WFA plans to transform procurement by driving growth, not just cutting agency fees

For a lot of agency bosses, procurement has been a growing pain point for years. The World Federation of Advertisers feels their pain, and has just released a plan for how procurement can be transformed to adopt a values-based model that strives to deliver top-line performance rather than simply cut costs.

Dubbed “Project Spring,” the initiative was launched by WFA in 2018 after a study of its members found that 87% could not imagine a world without marketing procurement, but 92% agreed the way marketing procurement is perceived by their organization could be improved.

Since then WFA’s Global Sourcing Board, comprised of 12 global marketing, sourcing and procurement executives from major brands like Adidas, IKEA, GSK, Mondolez, L’Oreal and Unilever, worked to figure out how procurement teams can transform into a more strategic role rather than one focused primarily on driving savings and negotiating contracts.

The report, “Project Spring: Revolutionising the perception and contribution of marketing procurement,” provides practical steps in four key areas: Process, people, performance and partners (read the brief explanations below and download the full report here).

“Procurement has often been blamed for driving costs down and this when dealing with agencies has been a one-way traffic system where the pain is taken by agencies, but the gain entirely goes to the client,” said David Wheldon, recently retired CMO of RBS. “The role of marketing procurement is to ensure that value is delivered for the client company and for the agency partner.”

“The role of marketing procurement, as all other supportive functions, is to enable business outcomes—which to me often means how can they help me find the best agency talent to ultimately drive growth, added Beatrice Lindvall, global media and digital director, JDE. “I believe that a successful marketing procurement team actively works on more sophisticated means to track and measure agency performance and delivery above and beyond a cost discussion.”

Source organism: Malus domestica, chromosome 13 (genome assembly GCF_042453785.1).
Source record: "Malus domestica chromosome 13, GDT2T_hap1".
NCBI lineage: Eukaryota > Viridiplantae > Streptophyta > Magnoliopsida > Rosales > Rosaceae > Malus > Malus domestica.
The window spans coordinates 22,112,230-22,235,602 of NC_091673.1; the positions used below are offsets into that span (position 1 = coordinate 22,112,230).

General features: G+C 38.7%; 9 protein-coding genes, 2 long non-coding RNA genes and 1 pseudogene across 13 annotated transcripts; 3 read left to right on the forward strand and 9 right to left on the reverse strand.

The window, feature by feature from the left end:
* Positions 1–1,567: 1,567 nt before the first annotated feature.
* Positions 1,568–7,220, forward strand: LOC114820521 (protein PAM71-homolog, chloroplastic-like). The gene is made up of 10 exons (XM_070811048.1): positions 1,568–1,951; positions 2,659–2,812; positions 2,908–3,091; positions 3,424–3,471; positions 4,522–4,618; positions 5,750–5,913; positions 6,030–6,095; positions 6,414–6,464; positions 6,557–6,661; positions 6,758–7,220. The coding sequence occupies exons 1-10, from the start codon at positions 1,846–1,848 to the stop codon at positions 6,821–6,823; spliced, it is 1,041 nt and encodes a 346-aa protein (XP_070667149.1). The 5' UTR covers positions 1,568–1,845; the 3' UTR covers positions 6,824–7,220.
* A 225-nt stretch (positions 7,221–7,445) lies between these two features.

While the process began pre-COVID, the report authors note that their recommendations to focus on value rather than costs will be even more important now, with many marketing budgets squeezed during the economic downturn triggered by the pandemic.

The ambitious goals of Project Spring are clearly spelled out in the opening lines of the 41-page report: “It’s time for a revolution in marketing procurement. A transformation from savings to value.”

Procurement and sourcing members of the WFA want to “rid the profession of bad practice and reduce the number of opportunities for negative articles about the discipline.”

The report is meant to outline different initiatives that will not only help change perceptions of procurement, but improve the contributions it makes to the marketing team. “It is designed to inspire and end the ‘race to the bottom’ that some marketing procurement practitioners are contributing towards; blindly cutting costs and reducing fees.”

It is not a map to perfect practice, the report stresses, “but the start of a journey.”

The four pillars of Project Spring:

Process: Marketing procurement needs full visibility on total marketing spend, because increasing visibility enables the team to view the company’s marketing investments as a whole and enlarge the value marketing procurement can bring.

People: Half of marketing procurement teams report into supply chain and 34% report into finance. Data shows that marketing procurement teams that report into finance are less likely to be seen as adding broad value to the business. However, as organizations adopt a more flexible matrix management approach, the importance of reporting lines is becoming blurred and the creation of cross-functional teams is recommended to overcome these types of challenges.

Performance: There remains a significant reliance on cost reduction and cost avoidance as core metrics. Procurement must ensure that their metrics look beyond price and capture wider, often less tangible benefits brought to the business—such as a contribution to top line growth sales, the development of successful agency relationships, or the reduction of business risks.

Partners: Changing the way marketing procurement perceives agencies is essential to evolving the perception. Agencies are not simple vendors; they are an extension of the internal marketing team and can have an important impact on the company’s business KPIs. Marketing procurement should play an active role in ensuring the success of the work performed by agencies working on their account.

David Brown